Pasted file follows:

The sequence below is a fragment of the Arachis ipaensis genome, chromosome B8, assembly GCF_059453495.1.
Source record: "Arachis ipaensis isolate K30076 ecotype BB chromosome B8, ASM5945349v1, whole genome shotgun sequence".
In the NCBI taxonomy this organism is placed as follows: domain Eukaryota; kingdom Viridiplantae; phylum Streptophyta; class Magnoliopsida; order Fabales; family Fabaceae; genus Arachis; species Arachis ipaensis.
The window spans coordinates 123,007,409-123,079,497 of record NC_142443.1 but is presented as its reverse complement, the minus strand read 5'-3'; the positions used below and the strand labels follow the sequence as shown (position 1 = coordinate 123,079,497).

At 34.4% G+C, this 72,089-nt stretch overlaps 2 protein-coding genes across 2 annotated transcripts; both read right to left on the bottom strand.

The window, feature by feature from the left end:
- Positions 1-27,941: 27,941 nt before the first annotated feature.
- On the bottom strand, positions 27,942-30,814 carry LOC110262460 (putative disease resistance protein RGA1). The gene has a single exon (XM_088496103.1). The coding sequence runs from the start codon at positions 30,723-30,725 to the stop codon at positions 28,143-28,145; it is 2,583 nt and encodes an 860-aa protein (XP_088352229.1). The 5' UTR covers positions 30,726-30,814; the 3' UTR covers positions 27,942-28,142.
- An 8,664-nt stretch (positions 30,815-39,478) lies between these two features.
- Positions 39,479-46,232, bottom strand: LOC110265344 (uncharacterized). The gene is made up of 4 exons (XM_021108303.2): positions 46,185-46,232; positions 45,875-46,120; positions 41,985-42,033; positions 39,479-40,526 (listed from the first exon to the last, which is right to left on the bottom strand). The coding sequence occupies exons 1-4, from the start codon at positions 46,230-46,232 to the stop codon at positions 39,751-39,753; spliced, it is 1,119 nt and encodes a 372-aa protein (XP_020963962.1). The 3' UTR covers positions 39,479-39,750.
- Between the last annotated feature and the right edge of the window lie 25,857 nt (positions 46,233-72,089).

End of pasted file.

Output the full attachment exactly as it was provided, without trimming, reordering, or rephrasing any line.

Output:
The sequence below is a fragment of the Arachis ipaensis genome, chromosome B8, assembly GCF_059453495.1.
Source record: "Arachis ipaensis isolate K30076 ecotype BB chromosome B8, ASM5945349v1, whole genome shotgun sequence".
In the NCBI taxonomy this organism is placed as follows: domain Eukaryota; kingdom Viridiplantae; phylum Streptophyta; class Magnoliopsida; order Fabales; family Fabaceae; genus Arachis; species Arachis ipaensis.
The window spans coordinates 123,007,409-123,079,497 of record NC_142443.1 but is presented as its reverse complement, the minus strand read 5'-3'; the positions used below and the strand labels follow the sequence as shown (position 1 = coordinate 123,079,497).

At 34.4% G+C, this 72,089-nt stretch overlaps 2 protein-coding genes across 2 annotated transcripts; both read right to left on the bottom strand.

The window, feature by feature from the left end:
- Positions 1-27,941: 27,941 nt before the first annotated feature.
- On the bottom strand, positions 27,942-30,814 carry LOC110262460 (putative disease resistance protein RGA1). The gene has a single exon (XM_088496103.1). The coding sequence runs from the start codon at positions 30,723-30,725 to the stop codon at positions 28,143-28,145; it is 2,583 nt and encodes an 860-aa protein (XP_088352229.1). The 5' UTR covers positions 30,726-30,814; the 3' UTR covers positions 27,942-28,142.
- An 8,664-nt stretch (positions 30,815-39,478) lies between these two features.
- Positions 39,479-46,232, bottom strand: LOC110265344 (uncharacterized). The gene is made up of 4 exons (XM_021108303.2): positions 46,185-46,232; positions 45,875-46,120; positions 41,985-42,033; positions 39,479-40,526 (listed from the first exon to the last, which is right to left on the bottom strand). The coding sequence occupies exons 1-4, from the start codon at positions 46,230-46,232 to the stop codon at positions 39,751-39,753; spliced, it is 1,119 nt and encodes a 372-aa protein (XP_020963962.1). The 3' UTR covers positions 39,479-39,750.
- Between the last annotated feature and the right edge of the window lie 25,857 nt (positions 46,233-72,089).